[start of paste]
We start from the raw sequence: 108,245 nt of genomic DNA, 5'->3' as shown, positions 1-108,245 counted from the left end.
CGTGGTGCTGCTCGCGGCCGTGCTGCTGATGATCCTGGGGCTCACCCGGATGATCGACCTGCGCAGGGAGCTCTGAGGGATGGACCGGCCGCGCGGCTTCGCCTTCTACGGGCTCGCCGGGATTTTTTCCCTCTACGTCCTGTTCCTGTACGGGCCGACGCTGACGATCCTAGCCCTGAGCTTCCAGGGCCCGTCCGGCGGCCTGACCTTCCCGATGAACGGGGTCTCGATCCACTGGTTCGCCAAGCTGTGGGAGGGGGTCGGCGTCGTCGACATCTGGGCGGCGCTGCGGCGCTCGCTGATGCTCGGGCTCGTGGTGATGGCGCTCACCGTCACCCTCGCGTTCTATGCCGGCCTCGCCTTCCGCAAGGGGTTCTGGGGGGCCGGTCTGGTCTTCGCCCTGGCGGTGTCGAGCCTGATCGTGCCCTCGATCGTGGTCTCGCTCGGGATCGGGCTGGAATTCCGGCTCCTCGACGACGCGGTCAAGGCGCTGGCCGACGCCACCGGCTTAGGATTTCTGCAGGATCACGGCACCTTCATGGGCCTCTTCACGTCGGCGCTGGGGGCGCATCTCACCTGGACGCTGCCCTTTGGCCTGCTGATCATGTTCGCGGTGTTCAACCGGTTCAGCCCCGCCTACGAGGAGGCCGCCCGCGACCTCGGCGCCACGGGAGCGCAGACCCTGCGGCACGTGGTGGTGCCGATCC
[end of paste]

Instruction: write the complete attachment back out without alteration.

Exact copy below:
We start from the raw sequence: 108,245 nt of genomic DNA, 5'->3' as shown, positions 1-108,245 counted from the left end.
CGTGGTGCTGCTCGCGGCCGTGCTGCTGATGATCCTGGGGCTCACCCGGATGATCGACCTGCGCAGGGAGCTCTGAGGGATGGACCGGCCGCGCGGCTTCGCCTTCTACGGGCTCGCCGGGATTTTTTCCCTCTACGTCCTGTTCCTGTACGGGCCGACGCTGACGATCCTAGCCCTGAGCTTCCAGGGCCCGTCCGGCGGCCTGACCTTCCCGATGAACGGGGTCTCGATCCACTGGTTCGCCAAGCTGTGGGAGGGGGTCGGCGTCGTCGACATCTGGGCGGCGCTGCGGCGCTCGCTGATGCTCGGGCTCGTGGTGATGGCGCTCACCGTCACCCTCGCGTTCTATGCCGGCCTCGCCTTCCGCAAGGGGTTCTGGGGGGCCGGTCTGGTCTTCGCCCTGGCGGTGTCGAGCCTGATCGTGCCCTCGATCGTGGTCTCGCTCGGGATCGGGCTGGAATTCCGGCTCCTCGACGACGCGGTCAAGGCGCTGGCCGACGCCACCGGCTTAGGATTTCTGCAGGATCACGGCACCTTCATGGGCCTCTTCACGTCGGCGCTGGGGGCGCATCTCACCTGGACGCTGCCCTTTGGCCTGCTGATCATGTTCGCGGTGTTCAACCGGTTCAGCCCCGCCTACGAGGAGGCCGCCCGCGACCTCGGCGCCACGGGAGCGCAGACCCTGCGGCACGTGGTGGTGCCGATCC